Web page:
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      Vitiligo: A Review

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          Abstract

          Vitiligo, a common depigmenting skin disorder, has an estimated prevalence of 0.5–2% of the population worldwide. The disease is characterized by the selective loss of melanocytes which results in typical nonscaly, chalky-white macules. In recent years, considerable progress has been made in our understanding of the pathogenesis of vitiligo which is now clearly classified as an autoimmune disease. Vitiligo is often dismissed as a cosmetic problem, although its effects can be psychologically devastating, often with a considerable burden on daily life. In 2011, an international consensus classified segmental vitiligo separately from all other forms of vitiligo, and the term vitiligo was defined to designate all forms of nonsegmental vitiligo. This review summarizes the current knowledge on vitiligo and attempts to give an overview of the future in vitiligo treatment.

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          A 12-Item Short-Form Health Survey

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            Oxidative stress in the pathogenesis of skin disease.

            Skin is the largest body organ that serves as an important environmental interface providing a protective envelope that is crucial for homeostasis. On the other hand, the skin is a major target for toxic insult by a broad spectrum of physical (i.e. UV radiation) and chemical (xenobiotic) agents that are capable of altering its structure and function. Many environmental pollutants are either themselves oxidants or catalyze the production of reactive oxygen species (ROS) directly or indirectly. ROS are believed to activate proliferative and cell survival signaling that can alter apoptotic pathways that may be involved in the pathogenesis of a number of skin disorders including photosensitivity diseases and some types of cutaneous malignancy. ROS act largely by driving several important molecular pathways that play important roles in diverse pathologic processes including ischemia-reperfusion injury, atherosclerosis, and inflammatory responses. The skin possesses an array of defense mechanisms that interact with toxicants to obviate their deleterious effect. These include non-enzymatic and enzymatic molecules that function as potent antioxidants or oxidant-degrading systems. Unfortunately, these homeostatic defenses, although highly effective, have limited capacity and can be overwhelmed thereby leading to increased ROS in the skin that can foster the development of dermatological diseases. One approach to preventing or treating these ROS-mediated disorders is based on the administration of various antioxidants in an effort to restore homeostasis. Although many antioxidants have shown substantive efficacy in cell culture systems and in animal models of oxidant injury, unequivocal confirmation of their beneficial effects in human populations has proven elusive.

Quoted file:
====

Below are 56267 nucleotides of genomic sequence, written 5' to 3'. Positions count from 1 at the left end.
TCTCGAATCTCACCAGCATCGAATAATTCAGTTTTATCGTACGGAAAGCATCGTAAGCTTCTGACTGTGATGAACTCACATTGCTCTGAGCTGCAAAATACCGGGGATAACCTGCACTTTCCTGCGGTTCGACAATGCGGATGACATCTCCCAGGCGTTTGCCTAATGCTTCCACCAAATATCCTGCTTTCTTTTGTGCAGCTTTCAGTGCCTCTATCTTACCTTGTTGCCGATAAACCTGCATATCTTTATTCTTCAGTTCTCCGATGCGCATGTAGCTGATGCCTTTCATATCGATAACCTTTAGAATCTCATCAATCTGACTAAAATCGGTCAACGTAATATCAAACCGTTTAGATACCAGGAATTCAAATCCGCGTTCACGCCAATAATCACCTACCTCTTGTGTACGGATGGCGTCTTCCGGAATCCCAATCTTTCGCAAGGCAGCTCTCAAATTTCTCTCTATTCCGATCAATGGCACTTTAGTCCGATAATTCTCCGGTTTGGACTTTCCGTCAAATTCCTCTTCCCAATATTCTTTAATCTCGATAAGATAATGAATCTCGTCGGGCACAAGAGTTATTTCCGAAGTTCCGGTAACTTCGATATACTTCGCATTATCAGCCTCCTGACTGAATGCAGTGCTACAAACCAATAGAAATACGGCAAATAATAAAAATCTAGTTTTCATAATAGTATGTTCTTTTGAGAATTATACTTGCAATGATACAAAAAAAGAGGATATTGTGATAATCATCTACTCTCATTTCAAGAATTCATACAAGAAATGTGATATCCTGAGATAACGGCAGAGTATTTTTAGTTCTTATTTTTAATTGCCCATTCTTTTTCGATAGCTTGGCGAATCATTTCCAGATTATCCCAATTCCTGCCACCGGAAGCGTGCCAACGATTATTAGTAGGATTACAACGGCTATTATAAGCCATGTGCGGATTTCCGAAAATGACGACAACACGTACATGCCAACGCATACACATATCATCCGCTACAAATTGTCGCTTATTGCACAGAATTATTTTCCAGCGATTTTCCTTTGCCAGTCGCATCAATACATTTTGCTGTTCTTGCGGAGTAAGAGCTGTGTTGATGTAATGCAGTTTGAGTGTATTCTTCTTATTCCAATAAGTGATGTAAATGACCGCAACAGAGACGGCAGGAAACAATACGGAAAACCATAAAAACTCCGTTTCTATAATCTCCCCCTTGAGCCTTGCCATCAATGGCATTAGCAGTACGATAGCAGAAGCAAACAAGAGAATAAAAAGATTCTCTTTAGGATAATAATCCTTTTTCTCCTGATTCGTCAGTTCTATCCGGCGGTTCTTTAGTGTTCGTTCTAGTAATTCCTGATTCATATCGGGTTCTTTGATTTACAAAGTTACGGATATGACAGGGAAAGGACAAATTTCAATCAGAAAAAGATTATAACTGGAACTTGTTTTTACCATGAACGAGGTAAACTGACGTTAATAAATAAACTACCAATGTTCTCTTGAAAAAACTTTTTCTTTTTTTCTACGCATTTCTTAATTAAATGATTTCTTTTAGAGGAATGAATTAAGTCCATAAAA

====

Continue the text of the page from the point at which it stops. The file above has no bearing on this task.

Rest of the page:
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              Vitiligo